The last Labour MP to resign was Brian Sedgemore, he 'crossed the Rubicon' to support the Libdems at the height of the 2005 General Election. No great loss perhaps thought Blair, but the timing was unpeccable in order to gain maximum media coverage. That, we hear, is the professional way to communicate; that all communication must be aimed at gaining attention. This is as true in this political era as it was previously, though the tools may have changed a little.
And so we turn to the reason for posting: Clare Short, a confirmed anti-Blair maverick, has gone independent. Why? And more important, why now? There are countless moments when this gesture could have not only had an impact but been seen as a principled move. She opposed war against Iraq, but retained ministerial trappings until her credibility had been dashed. Then she stepped down from the front bench and the media said - So What? Tonight she earned fourth place on the BBC news and few will see this as anything but another less than credible act. It was intended to be an anti-Blair statement, but the timing is highly questionable. Had she resigned in a years time, in opposition to Brown's contination of Blair's political trajectory maybe it would have been newsworthy; but as a comment on the legacy of Blair it is ineffectual.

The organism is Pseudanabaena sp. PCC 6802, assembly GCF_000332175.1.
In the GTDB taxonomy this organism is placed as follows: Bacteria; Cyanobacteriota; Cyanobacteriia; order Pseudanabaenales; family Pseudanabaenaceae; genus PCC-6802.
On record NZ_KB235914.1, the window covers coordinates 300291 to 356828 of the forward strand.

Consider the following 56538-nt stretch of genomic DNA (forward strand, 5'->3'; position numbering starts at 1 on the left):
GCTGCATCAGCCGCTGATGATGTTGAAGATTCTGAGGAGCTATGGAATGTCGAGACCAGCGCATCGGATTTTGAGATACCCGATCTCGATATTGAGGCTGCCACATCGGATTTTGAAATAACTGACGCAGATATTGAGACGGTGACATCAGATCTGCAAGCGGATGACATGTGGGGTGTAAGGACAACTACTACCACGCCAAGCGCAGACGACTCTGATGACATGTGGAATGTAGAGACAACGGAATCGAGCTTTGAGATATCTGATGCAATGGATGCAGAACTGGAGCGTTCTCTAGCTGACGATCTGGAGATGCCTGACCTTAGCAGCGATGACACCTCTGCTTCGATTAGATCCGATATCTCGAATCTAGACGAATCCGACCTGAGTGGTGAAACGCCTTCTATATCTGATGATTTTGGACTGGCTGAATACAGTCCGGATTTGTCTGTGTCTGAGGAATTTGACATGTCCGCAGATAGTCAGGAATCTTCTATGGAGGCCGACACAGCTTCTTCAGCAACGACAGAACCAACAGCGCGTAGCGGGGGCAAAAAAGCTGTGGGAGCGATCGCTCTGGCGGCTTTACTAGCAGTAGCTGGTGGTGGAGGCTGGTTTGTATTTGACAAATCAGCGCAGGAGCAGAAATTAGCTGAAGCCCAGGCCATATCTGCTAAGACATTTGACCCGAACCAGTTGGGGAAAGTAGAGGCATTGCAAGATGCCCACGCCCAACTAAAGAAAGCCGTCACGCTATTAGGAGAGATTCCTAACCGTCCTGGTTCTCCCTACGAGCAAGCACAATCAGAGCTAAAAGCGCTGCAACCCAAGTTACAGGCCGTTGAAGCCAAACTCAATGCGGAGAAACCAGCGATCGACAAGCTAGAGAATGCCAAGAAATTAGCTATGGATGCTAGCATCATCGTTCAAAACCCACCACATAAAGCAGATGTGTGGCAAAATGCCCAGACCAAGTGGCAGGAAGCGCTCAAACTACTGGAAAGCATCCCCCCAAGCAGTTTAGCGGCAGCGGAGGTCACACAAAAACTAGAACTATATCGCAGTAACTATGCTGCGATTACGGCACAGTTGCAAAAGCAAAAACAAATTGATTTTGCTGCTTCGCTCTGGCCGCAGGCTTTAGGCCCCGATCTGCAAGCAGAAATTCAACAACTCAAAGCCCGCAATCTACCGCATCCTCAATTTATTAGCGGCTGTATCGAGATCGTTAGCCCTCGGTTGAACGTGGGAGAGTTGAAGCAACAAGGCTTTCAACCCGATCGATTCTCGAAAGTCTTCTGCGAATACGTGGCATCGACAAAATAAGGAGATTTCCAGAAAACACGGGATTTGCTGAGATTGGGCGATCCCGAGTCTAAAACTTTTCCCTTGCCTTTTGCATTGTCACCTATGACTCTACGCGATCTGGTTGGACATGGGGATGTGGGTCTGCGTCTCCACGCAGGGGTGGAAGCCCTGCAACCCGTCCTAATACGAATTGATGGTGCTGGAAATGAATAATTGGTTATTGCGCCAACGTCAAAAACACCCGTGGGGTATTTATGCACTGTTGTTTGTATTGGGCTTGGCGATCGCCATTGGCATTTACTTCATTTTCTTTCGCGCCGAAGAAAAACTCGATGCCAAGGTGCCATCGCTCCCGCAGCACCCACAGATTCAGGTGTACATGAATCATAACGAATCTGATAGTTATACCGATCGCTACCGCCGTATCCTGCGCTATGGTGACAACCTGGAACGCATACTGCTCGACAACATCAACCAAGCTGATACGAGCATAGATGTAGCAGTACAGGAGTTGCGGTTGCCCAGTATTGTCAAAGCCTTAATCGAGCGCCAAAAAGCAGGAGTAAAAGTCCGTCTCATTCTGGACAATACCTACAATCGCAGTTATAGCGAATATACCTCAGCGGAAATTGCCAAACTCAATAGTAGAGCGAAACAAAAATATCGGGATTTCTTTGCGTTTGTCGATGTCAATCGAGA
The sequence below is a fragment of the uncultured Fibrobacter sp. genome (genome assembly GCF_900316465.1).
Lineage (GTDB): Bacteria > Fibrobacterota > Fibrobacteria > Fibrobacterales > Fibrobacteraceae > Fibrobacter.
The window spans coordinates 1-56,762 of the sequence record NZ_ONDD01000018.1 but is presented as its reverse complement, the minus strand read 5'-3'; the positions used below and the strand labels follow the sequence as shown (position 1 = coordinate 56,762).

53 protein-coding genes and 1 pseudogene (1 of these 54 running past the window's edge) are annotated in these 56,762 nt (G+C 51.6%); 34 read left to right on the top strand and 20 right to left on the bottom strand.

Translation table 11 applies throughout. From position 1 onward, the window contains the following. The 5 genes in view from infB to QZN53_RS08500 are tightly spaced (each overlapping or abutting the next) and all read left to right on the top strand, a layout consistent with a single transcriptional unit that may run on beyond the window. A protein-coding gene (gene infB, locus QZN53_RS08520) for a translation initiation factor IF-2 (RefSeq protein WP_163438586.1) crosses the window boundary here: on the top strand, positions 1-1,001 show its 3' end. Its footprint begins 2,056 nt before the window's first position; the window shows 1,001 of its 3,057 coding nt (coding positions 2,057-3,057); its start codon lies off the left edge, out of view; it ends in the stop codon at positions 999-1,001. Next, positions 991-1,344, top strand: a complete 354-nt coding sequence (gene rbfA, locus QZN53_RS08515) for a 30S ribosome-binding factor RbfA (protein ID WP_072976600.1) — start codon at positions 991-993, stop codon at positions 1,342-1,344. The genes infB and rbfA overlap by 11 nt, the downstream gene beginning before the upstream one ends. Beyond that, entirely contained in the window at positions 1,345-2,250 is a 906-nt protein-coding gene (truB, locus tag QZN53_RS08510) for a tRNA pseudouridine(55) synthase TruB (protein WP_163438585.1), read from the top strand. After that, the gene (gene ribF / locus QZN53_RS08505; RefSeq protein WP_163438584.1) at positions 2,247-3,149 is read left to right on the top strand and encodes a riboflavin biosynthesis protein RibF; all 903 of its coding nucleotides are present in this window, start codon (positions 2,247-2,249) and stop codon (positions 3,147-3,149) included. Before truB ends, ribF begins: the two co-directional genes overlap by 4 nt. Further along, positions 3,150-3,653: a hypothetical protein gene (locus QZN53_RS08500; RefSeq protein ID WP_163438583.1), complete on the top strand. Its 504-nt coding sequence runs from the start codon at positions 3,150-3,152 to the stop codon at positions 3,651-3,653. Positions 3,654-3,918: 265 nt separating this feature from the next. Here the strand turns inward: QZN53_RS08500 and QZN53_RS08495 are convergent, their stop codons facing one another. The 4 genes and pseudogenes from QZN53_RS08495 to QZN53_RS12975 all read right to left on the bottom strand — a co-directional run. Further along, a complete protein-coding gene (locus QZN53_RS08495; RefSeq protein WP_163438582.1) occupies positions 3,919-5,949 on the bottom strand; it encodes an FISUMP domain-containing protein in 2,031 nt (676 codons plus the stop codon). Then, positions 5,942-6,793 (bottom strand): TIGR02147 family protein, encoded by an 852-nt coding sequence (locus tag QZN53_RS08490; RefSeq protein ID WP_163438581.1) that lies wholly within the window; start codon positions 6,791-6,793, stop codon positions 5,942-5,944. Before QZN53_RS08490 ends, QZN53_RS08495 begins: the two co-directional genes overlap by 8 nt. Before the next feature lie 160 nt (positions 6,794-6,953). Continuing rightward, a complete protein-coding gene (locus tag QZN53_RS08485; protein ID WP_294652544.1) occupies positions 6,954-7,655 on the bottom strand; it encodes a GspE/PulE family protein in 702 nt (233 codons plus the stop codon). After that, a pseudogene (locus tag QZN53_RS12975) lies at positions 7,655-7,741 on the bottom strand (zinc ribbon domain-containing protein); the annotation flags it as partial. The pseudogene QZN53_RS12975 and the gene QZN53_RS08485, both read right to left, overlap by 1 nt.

So here is the conundrum - Why resign? Was there a last straw? Was it just a case of things came to a head in her mind? Should she consider the media's demands or how they may comment on her departure? The media think she should, as these questions were all posed in a way to make her look like one of those famous 'flip-flops', just unable to make up her mind or to make the right decision.
So was it a meaningful move or not? Was it another, perhaps the last, maverick act of a career maverick? Does the move make her unprofessional in her timing? How should history judge Clare Short's stance over the last three years - opportunist or devout Labourite hanging on hoping for a leftward swing?